Finally, Prague metro to return back to normal... somewhat
Almost six months after last August's devastating floods, the Prague metro system is still not fully functional, with only two of the three underground lines in full operation. Travellers along the B line of the system often find themselves having to transfer to buses or trams, which take them to the next operational metro station. Passengers sometimes even find that some days the trains on line B have ceased to operate at some stations - even though they were running at those same stations the day before. The journey may finally become less complicated... somewhat.
People in some parts of Prague will be glad to hear that sound in the coming days that of the Prague metro. The B line of the metro has been operating only in some sections of the underground. Some trains only run one-way between stations plus the fact that trains do not run from one end of the line to the other make travel on the metro system a daunting task at times.
For people living along the B line getting to certain parts of the city is almost as difficult as it was weeks after last August's floods. Because the B line does not connect to rest of the underground network on the West side of the city, trams are still making up the difference. For people commuting from certain area's such as Smichov, located in Prague 5 on the West bank of the river Vltava, the daily commute to the centre of the city has become something of a chore. People have become professionals at squeezing into the smallest of spaces on the trams, however, finding the best spot on the morning tram is not however how many people would like to start their day.
Nevertheless, things are starting to look on the up. This weekend trains are expected to start to run the full length of the B line. This means that all three of Prague's underground lines will be operating, something which has not happened since mid-August of last year. Although trains will be running along the full length of the B line, some stations which were hard hit along the Vltava river will remain closed till the end of March. Overall, 25 of 51 metro stations were affected by the floods.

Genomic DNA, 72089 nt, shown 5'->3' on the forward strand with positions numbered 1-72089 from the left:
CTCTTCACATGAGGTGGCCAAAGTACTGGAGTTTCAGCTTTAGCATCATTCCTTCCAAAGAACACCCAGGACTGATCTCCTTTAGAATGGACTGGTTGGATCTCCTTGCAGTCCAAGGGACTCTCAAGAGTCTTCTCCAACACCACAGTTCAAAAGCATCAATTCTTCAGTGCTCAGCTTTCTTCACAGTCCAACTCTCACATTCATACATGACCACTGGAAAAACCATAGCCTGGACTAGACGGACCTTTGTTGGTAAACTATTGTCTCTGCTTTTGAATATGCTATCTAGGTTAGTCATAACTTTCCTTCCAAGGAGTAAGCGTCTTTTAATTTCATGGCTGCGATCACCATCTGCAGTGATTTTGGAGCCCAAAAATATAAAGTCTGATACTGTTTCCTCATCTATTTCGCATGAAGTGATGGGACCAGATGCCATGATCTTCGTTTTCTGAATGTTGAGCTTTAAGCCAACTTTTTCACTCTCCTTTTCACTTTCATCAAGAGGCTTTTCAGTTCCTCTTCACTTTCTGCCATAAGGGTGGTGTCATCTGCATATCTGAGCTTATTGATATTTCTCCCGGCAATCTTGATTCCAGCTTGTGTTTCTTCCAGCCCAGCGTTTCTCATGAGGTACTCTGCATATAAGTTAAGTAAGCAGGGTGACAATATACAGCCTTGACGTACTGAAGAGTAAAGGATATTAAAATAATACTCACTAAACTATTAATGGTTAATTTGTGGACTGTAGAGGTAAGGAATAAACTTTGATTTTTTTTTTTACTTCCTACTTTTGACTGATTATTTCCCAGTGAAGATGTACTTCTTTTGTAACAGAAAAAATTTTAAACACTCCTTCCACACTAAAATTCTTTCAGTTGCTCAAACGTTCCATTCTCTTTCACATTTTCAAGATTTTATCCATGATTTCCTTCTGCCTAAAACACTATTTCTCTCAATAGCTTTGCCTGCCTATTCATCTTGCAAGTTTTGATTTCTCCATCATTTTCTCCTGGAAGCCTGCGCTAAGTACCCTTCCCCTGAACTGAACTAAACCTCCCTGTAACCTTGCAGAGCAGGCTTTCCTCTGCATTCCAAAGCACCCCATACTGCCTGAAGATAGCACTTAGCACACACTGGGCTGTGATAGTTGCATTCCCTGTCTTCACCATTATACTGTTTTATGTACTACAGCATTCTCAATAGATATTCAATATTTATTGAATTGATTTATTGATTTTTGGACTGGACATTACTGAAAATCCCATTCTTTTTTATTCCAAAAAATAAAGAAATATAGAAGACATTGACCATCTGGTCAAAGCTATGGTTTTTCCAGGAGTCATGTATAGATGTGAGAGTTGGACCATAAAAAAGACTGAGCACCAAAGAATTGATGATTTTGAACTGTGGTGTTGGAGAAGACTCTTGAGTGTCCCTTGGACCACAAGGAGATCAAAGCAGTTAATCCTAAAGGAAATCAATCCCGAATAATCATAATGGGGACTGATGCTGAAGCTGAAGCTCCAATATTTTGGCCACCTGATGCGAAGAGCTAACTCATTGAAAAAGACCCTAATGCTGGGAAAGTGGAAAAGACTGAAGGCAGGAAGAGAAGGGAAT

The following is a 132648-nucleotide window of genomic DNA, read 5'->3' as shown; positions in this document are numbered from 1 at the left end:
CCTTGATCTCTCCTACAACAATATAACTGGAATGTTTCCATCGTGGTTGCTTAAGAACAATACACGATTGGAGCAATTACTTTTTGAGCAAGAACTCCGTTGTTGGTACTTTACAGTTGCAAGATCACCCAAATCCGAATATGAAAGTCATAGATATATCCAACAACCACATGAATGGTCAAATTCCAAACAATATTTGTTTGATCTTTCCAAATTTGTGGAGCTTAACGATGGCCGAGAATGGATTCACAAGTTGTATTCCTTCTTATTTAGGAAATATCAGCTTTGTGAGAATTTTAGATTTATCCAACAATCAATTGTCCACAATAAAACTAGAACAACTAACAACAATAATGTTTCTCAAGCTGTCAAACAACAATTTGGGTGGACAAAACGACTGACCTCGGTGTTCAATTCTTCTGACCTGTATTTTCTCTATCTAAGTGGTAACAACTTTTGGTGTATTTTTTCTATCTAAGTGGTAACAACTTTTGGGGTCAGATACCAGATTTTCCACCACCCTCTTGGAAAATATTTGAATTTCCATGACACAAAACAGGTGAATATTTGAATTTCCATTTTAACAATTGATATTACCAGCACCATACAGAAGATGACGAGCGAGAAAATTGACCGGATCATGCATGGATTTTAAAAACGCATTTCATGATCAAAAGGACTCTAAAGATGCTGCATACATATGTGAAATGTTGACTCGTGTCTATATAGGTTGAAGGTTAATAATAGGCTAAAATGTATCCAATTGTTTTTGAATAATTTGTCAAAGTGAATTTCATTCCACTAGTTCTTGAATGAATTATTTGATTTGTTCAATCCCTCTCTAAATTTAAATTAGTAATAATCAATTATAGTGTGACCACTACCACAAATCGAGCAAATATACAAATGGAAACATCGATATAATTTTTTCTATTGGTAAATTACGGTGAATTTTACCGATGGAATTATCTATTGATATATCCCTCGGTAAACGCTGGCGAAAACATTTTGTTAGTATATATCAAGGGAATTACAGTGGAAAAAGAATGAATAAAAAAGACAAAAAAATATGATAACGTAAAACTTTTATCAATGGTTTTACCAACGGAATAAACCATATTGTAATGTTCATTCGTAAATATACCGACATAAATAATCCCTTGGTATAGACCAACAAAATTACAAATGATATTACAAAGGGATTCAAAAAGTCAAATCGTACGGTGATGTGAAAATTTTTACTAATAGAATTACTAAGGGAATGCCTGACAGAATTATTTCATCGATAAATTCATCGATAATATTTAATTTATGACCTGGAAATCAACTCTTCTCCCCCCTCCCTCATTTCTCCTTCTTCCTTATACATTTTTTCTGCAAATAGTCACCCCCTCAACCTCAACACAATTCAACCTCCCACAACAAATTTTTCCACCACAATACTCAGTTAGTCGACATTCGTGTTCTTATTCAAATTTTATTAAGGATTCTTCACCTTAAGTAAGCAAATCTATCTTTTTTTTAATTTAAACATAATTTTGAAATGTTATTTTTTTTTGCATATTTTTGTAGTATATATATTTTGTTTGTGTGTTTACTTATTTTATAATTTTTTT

Originally, the metro was to be fully functional by the end of January. The delay has been blamed on the slow repair of the underground's escalators and the shortage of a special high voltage cable.
Latest figures released by the Prague transit company state that repairs have so far cost 3 billion Czech crowns, or just under 95 million euros. Total damage caused by last August's floods are expected to reach an astonishing 7 billion crowns, or 236 million US dollars. The European Investment Bank has offered to provide a 2 billion crown load to help pay for the repairs.
At the same time, officials in Prague are deciding to what extent the public shelter in the Prague metro should be renovated after last August's floods. Under the communist regime the metro was built not only as a means of mass transportation but also as a public shelter against such events a nuclear war. Interior Minister Stanislav Gross announced that the government is interested in repairing the shelter, the cost of which would be in the hundreds of thousands of crowns.